Of course I would be remiss (such a funny word, remiss) not to mention the "big" event of the APS meeting, a talk by Neil DeGrasse Tyson about his experiences on Twitter and how to use it to connect with nonscientists. Rather than summarize everything here I'll just refer you to a Storify session of the tweets I sent during Neil's talk. Now, if you ask me, this was kind of an oddly placed presentation. He did have a few pieces of good advice for communicating science and engaging the public — chief among them, you have to get to know what matters to your audience (nonscientists) and tailor your message to appeal to them, because they won't go through the effort to learn to understand "scientist-speak" — but most of the time in the plenary session he spent showing off sciencey memes from Twitter and elsewhere online. Not that there's anything wrong with that; in fact I kind of like the idea of having an entertaining presentation to relax your brain between high-level scientific talks. But I was kind of hoping for some more concrete advice about engaging people on Twitter than what we actually got.

Later that day, over lunch, Neil held a Q&A session for grad students, which was a bit more substantive. I've also included the tweets from that lunch discussion in the Storify. But the theme, to whatever extent there was one, was the same: when communicating science you have to make yourself understood to your audience.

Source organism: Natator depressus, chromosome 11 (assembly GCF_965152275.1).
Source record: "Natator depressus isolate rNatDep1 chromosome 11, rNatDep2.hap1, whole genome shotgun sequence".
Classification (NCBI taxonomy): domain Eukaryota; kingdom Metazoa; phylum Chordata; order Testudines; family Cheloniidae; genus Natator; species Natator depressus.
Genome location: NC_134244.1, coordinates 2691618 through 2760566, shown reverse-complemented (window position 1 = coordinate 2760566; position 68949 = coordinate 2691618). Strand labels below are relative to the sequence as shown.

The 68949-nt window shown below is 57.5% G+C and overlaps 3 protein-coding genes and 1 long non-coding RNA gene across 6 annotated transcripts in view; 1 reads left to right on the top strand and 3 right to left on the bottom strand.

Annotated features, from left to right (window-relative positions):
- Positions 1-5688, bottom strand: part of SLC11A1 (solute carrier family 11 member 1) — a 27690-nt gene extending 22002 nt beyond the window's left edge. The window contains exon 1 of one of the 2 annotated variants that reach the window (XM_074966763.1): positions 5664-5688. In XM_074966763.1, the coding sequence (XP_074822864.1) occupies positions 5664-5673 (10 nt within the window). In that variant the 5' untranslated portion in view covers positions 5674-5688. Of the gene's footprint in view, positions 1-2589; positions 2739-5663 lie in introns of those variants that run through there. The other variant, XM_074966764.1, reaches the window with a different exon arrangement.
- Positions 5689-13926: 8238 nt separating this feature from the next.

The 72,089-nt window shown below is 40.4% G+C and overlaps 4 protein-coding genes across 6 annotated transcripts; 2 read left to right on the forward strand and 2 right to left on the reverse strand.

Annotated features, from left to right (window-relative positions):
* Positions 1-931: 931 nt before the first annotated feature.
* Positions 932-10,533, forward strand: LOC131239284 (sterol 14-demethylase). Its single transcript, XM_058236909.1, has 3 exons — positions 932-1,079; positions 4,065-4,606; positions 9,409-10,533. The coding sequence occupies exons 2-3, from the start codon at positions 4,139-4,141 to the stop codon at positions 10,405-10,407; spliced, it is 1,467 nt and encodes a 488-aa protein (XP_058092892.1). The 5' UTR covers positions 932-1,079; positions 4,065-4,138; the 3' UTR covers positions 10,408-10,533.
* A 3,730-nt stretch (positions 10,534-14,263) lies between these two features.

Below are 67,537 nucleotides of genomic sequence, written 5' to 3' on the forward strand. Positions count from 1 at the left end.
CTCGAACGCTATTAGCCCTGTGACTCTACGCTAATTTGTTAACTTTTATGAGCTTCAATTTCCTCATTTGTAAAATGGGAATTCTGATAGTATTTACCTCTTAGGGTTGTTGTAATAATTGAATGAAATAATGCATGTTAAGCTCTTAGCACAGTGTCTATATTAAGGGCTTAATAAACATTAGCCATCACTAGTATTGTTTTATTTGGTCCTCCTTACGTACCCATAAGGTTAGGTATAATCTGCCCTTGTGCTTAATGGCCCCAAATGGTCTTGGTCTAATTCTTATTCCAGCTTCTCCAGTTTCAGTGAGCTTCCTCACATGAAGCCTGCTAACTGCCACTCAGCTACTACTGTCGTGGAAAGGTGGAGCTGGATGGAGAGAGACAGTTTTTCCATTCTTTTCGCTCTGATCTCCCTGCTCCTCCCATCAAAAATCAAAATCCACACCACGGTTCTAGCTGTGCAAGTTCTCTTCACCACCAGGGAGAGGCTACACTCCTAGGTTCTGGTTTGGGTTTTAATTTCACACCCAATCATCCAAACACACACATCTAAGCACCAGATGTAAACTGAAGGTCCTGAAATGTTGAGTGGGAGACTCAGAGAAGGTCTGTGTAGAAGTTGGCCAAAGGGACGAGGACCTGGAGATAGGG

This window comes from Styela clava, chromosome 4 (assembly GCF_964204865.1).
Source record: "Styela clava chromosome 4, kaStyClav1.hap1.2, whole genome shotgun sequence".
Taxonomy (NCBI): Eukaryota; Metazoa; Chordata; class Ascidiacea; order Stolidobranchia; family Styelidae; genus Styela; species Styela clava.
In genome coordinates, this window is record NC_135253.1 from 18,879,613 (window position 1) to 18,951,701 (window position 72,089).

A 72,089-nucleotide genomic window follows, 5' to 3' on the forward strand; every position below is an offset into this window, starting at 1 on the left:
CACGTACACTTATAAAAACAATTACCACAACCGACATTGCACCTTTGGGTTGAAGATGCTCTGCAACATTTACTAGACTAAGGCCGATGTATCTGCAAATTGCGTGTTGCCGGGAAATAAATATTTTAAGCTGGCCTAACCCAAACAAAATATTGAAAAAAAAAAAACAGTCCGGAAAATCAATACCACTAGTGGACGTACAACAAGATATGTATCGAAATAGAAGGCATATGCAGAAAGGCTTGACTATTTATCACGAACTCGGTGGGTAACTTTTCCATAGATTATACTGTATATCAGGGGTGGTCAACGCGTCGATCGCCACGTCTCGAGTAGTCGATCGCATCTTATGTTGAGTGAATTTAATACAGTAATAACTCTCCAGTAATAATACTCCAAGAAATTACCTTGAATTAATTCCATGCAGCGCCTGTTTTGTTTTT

Neil DeGrasse Tyson talks to grad students

Twitter connections

Speaking of Twitter: I met a surprising number of people I know from Twitter while in Savannah! You should follow them:

  • Rhett Allain (@rjallain), professor of physics and physics education at Southeastern Louisiana University and science blogger for Wired
  • Aatish Bhatia (@aatishb), engineering educator at Princeton University and another Wired science blogger (who I also met at Science Online 2014)
  • Robert Garisto (@RobertGaristo), editor of Physical Review Letters
  • Kevin Dusling (@KevinDusling), also editor of Physical Review Letters
  • Sean Bartz (@excitedstate), grad student in string theory
  • Christine Truong (@physicsvalkyria), aspiring nuclear physicist
  • Diandra Leslie-Pelecky (@drdiandra), science communicator and author of The Physics of NASCAR

And so on...

All in all it was a busy and exhausting trip. I've needed the last couple weeks to relax and work on some research. I'll try to squeeze in another blog post or two before my next trip, to Germany in mid-May for Quark Matter 2014.

One final note: I couldn't resist buying this corny T-shirt:

Flirt Harder. I'm a physicist.